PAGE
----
Sep. 18th, 2015

sinanju: The Shadow (Default)
So some time ago (two years ago? three?) was diagnosed with Glaucoma. Fortunately, it was detected very early. In fact, I'd gone to see my eye doctor because of a new and rather prominent floater in my left eye--which turned out to be a speck of blood from a torn retina. The eye doctor lasered it back into place at that same visit. The floater is still there, but as he told me I would, I've learned not to notice it. But in the course of testing, he discovered my Glaucoma.

He started me on eyedrops to control the pressure in my eyes and prevent the Glaucoma from advancing. The drops worked pretty well, but not quite as well as he'd have liked. So we added a second set of drops. If we couldn't control the pressure with drugs, the next option would laser surgery--or actual surgery. So I really wanted the drops to work.

And they worked for a while--until I developed an allergic reaction. So we switched out the drops. And thus began the long, laborious process of determining (through trial and error) that I am unable to tolerate any of the eyedrops for Glaucoma, with one exception: a preservative-free version of Zioptan. (Each day's dose comes in a disposable, one-use dropper.) But that one drug alone isn't doing enough. So my eye doctor referred me to a glaucoma specialist.

Who happens to be his wife. (And technically, he only referred me to clinic upstairs, where his wife is one of several glaucoma specialists. I chose her.) So on Wednesday I spent about two and a half hours in the clinic getting extensively tested. I was rather anxious about this; giving up on finding a combination of drugs to do the job meant surgery of some kind.

They tested my vision. They tested my color vision. They numbed my eyes and did a pressure check. They dilated my pupils and had me wait until everything was bright and blurry, then examined the interiors of my eyes with the aid of very VERY bright lights, and with lenses they actually placed ON my eye. (All of this was wonderful fun for a guy who has always been extremely sensitive to glare and to having anything near my eyes.)

They did a visual field test. You stare with one eye (the other is covered) at a tiny light in the center of a hemispherical machine and click a button every time you see a flash of light anywhere). Then you do the other eye. And you fear all the while that you're missing way too many of the flashes (some are bright, some are barely perceptible). They examined my eyes again with the aid of bright lights and lenses, and took pictures while they were at it. I saw three different technicians/doctors in addition to my primary. (The technician who administered the visual field test bears more than a passing resemblance in appearance, manner and voice to the actor John Malkovitch. It was a bit odd.)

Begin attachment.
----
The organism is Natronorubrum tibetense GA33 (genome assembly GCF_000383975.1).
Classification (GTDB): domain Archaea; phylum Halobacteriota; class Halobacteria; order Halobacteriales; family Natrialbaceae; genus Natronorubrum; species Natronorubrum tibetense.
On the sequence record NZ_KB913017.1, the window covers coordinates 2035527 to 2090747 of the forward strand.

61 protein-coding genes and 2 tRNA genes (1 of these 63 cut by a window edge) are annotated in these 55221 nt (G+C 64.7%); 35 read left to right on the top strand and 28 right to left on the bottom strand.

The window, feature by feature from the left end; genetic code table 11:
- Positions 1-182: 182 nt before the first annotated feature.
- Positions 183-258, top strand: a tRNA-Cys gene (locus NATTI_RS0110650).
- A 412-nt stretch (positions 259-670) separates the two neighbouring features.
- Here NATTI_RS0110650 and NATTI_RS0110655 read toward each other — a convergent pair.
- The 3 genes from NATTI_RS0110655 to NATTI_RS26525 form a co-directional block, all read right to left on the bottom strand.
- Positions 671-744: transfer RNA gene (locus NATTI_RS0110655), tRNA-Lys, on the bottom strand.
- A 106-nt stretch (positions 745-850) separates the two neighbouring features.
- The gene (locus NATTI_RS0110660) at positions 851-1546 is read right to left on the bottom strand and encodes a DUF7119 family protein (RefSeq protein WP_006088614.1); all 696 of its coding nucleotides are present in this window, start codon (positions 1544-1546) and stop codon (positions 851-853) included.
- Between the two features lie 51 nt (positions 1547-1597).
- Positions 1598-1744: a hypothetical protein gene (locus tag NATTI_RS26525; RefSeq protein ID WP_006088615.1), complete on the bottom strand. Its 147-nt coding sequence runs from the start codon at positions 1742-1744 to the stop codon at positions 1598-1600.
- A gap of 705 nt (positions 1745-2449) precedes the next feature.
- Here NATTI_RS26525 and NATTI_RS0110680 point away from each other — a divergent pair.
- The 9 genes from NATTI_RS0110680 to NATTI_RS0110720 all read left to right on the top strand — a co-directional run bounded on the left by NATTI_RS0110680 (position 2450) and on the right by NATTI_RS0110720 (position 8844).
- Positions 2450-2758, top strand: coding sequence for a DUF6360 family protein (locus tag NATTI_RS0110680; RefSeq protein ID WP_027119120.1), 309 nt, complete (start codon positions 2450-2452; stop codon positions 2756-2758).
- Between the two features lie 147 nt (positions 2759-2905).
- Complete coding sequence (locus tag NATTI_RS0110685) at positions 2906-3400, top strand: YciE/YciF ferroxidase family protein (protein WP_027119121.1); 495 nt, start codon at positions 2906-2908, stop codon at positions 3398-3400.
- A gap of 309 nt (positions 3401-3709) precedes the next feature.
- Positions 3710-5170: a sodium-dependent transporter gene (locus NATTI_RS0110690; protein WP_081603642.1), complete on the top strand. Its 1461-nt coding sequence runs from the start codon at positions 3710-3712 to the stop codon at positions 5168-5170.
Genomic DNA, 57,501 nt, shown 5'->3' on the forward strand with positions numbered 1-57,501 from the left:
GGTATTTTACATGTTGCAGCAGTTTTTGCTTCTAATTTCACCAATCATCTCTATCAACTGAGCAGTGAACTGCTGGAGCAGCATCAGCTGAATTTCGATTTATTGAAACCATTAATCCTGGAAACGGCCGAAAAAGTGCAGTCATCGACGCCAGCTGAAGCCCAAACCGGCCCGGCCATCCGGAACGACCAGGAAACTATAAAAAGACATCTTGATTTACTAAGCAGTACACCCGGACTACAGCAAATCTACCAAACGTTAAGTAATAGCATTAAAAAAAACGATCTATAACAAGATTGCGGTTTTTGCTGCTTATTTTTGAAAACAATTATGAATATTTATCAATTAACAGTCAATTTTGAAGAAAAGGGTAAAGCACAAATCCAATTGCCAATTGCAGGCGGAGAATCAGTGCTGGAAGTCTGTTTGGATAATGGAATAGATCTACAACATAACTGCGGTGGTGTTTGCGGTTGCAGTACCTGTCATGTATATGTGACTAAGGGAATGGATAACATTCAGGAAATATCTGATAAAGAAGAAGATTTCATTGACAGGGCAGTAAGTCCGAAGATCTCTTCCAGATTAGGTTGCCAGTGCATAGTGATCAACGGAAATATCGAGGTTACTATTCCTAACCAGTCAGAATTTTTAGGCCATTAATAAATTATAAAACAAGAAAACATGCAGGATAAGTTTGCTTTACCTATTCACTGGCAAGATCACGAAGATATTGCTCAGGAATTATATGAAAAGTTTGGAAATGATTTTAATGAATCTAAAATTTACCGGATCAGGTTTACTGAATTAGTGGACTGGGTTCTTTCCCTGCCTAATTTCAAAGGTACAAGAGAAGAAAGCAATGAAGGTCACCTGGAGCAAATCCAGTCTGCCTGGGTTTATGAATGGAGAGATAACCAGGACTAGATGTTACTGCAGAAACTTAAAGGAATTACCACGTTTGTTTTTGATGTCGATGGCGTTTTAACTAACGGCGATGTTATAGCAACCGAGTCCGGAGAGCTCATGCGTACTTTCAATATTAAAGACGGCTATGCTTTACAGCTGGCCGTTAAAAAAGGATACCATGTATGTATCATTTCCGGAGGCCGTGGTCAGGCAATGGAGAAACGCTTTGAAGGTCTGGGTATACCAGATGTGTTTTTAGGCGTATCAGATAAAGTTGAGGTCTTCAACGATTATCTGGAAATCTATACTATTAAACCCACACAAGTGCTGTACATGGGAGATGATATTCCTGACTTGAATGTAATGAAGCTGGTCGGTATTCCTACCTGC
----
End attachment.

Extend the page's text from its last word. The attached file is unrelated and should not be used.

The end result of all this testing was to determine that I still have undiminished field of vision in my right eye (no loss of peripheral vision at all), and very minimal loss in my left eye (but there is some). Also, that I was a good candidate for laser surgery. So sometime in the next month or two I'll get scheduled for an in-clinic procedure. I asked the doctor how it works. Apparently, on the interior of your eye, right where the iris (the colored part) meets the white, there's a lip or groove or something. This is where, assuming it works correctly, the fluid inside your eye can drain away so that the pressure doesn't get so high that it starts damaging the optic nerve. The procedure will use a laser and some mirrors to zap fifty spots around the perimeter there, causing some inflammation. Then, when the body sends it's healing agents to deal with that, it will usually (in about 80% of patients) also cause it to start draining more effectively.

Why? I don't know. And neither does my doctor. She said they don't know why it works, they just know that it does. And it works better in patients who start with a higher pressure inside the eye (like me, so I'm almost certain to get a beneficial effect). In conjunction with eyedrops (which I'd still be using), it should lower the pressure enough to prevent any further damage.

It's not a permanent fix, though. The effect generally lasts from two to five years, and can be repeated once. So it could good for anywhere from four to ten years. And then? Well, there will probably be some new glaucoma drops on the market I can try. And if not, there's still actual surgery.

So...laser eye surgery sometime in the next couple of months, a follow-up visit at two and then eight weeks post-surgery (to compare pressure to see if worked) and then we'll see. I'm relieved that I can try laser surgery and not have to jump (immediately) to going under the knife, but it's still daunting. It doesn't help that I was definitely the youngest person in the waiting room by a good margin--at least amongst actual patients and not loved ones waiting with patients. I'm not pleased by that at all.

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sinanju: The Shadow (Default)
sinanju

August 2017

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